When life gives you lemons, make lemonade, or so the saying goes. But in the case of a few IASP members with a positive, can-do attitude, when life gave them a pandemic, they planned a successful virtual training session instead.
IASP members Mary Cardosa (Malaysia), Michael Nicholas (Australia), Zubaidah Jamil Osman (Malaysia), Pongparadee Chaudakshetrin (Thailand), Ramani Vijayan (Malaysia), Sasikaan Nimmaanrat (Thailand), Andrew Rice (UK), Fiona Blyth (Australia), and Jocelyn Que (Philippines) worked with Indonesian IASP members Devi Ariani, Jimmy Barus, and Takdir Musba to plan a virtual training session as part of the Multidisciplinary Pain Center Development Manual Project. The training took place from 22 May 2021- 10 July 2021. Nearly 50 clinicians from seven different hospitals participated in the training.
The faculty conducted in-person training in Myanmar in 2019 and intended to travel to Indonesia and Vietnam in 2020, but because of the COVID-19 pandemic, they postponed the in-person training several times. Ultimately due to the ongoing effects of the pandemic, the faculty decided the training would take place virtually in 2021.
Over the course of six months, the faculty worked tirelessly to convert the training to a virtual format. They knew that, after working virtually for over a year, the in-person format of 1-week training for 8 hours per day would not work in a video conference setting. So after some discussion, the schedule became 8 sessions of 4 hours each. When converting the curriculum, maintaining the integrity of the program and giving participants plenty of opportunities for discussion and interaction were important. The first two sessions focused on the Essential Pain Management (EPM Lite) curriculum to give participants an overview of multidisciplinary pain management approaches. The next four sessions discussed various aspects of self-management and included skills practice and case formulation. The last two sessions covered the actual development of the multidisciplinary pain clinics and discussed the state of pain services in Indonesia and barriers to creating multidisciplinary clinics.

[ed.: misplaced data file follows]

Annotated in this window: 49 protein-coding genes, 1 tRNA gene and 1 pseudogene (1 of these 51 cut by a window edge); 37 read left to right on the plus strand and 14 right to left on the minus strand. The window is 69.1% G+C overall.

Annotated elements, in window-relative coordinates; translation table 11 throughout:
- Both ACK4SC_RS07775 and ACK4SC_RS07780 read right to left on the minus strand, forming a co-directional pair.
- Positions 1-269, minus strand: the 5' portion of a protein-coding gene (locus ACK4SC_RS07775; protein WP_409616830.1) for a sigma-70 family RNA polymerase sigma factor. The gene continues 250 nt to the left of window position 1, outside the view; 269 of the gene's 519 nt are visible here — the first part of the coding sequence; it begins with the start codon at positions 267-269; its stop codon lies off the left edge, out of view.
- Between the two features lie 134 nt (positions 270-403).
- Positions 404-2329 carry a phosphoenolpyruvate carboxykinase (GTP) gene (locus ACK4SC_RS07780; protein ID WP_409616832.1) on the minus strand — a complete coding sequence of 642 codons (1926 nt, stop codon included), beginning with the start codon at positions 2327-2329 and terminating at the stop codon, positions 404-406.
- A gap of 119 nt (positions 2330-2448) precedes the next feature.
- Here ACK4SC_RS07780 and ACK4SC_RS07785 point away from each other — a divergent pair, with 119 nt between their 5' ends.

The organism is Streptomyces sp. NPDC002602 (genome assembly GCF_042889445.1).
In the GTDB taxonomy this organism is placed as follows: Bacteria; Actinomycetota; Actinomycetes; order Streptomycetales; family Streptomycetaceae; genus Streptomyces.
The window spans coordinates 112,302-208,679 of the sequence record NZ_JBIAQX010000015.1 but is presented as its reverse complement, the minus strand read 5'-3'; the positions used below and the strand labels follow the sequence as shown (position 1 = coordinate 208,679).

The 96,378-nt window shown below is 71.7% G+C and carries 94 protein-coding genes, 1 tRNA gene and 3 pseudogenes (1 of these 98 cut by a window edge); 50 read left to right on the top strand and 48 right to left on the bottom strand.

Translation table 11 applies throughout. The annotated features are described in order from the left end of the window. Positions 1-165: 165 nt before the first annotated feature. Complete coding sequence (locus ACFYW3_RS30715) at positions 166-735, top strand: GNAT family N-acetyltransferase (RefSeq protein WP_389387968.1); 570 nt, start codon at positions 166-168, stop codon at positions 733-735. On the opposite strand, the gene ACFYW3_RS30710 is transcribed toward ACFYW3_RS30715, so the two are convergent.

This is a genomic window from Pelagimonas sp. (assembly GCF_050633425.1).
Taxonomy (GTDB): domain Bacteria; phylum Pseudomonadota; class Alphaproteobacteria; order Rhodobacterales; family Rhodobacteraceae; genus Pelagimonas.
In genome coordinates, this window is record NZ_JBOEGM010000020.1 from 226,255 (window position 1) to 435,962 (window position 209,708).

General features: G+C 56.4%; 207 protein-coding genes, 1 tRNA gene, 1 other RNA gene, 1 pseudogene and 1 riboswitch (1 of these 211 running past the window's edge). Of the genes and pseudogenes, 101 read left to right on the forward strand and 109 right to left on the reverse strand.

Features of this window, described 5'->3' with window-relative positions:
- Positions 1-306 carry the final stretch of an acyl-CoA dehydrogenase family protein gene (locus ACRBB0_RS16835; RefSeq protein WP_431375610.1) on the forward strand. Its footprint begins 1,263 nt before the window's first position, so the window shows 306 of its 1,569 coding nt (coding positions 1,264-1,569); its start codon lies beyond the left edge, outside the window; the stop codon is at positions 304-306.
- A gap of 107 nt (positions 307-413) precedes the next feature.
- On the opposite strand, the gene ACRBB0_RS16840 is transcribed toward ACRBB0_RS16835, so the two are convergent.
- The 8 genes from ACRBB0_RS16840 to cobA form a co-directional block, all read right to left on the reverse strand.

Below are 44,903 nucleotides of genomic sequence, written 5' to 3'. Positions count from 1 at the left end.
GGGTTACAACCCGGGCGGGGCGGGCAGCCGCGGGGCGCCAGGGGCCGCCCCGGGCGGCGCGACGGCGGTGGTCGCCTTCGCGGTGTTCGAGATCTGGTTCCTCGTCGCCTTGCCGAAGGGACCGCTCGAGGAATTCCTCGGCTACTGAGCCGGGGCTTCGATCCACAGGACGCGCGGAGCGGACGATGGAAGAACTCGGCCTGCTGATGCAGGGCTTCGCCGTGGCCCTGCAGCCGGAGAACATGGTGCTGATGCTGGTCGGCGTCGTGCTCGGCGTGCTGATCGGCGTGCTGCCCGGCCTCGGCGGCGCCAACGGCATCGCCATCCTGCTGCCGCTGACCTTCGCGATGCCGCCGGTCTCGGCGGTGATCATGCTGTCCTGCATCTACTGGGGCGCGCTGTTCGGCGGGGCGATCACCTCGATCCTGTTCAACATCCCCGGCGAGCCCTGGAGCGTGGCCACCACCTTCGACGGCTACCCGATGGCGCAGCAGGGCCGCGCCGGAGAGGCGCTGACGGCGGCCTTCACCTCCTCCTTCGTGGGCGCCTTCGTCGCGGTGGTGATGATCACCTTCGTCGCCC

Because of the online format, the number of participants nearly doubled from the in-person training. Participants from more than one hospital took part, increasing the reach of the program and allowing participants to gain additional perspectives on pain management in Indonesia.
The next training is scheduled to take place virtually in October and November 2021 with participants located in Vietnam. Plans are in the works to create a second phase of the Multidisciplinary Pain Center Development Manual to discuss virtual training and virtual pain as well as the incorporation of the lived experience perspective in pain care.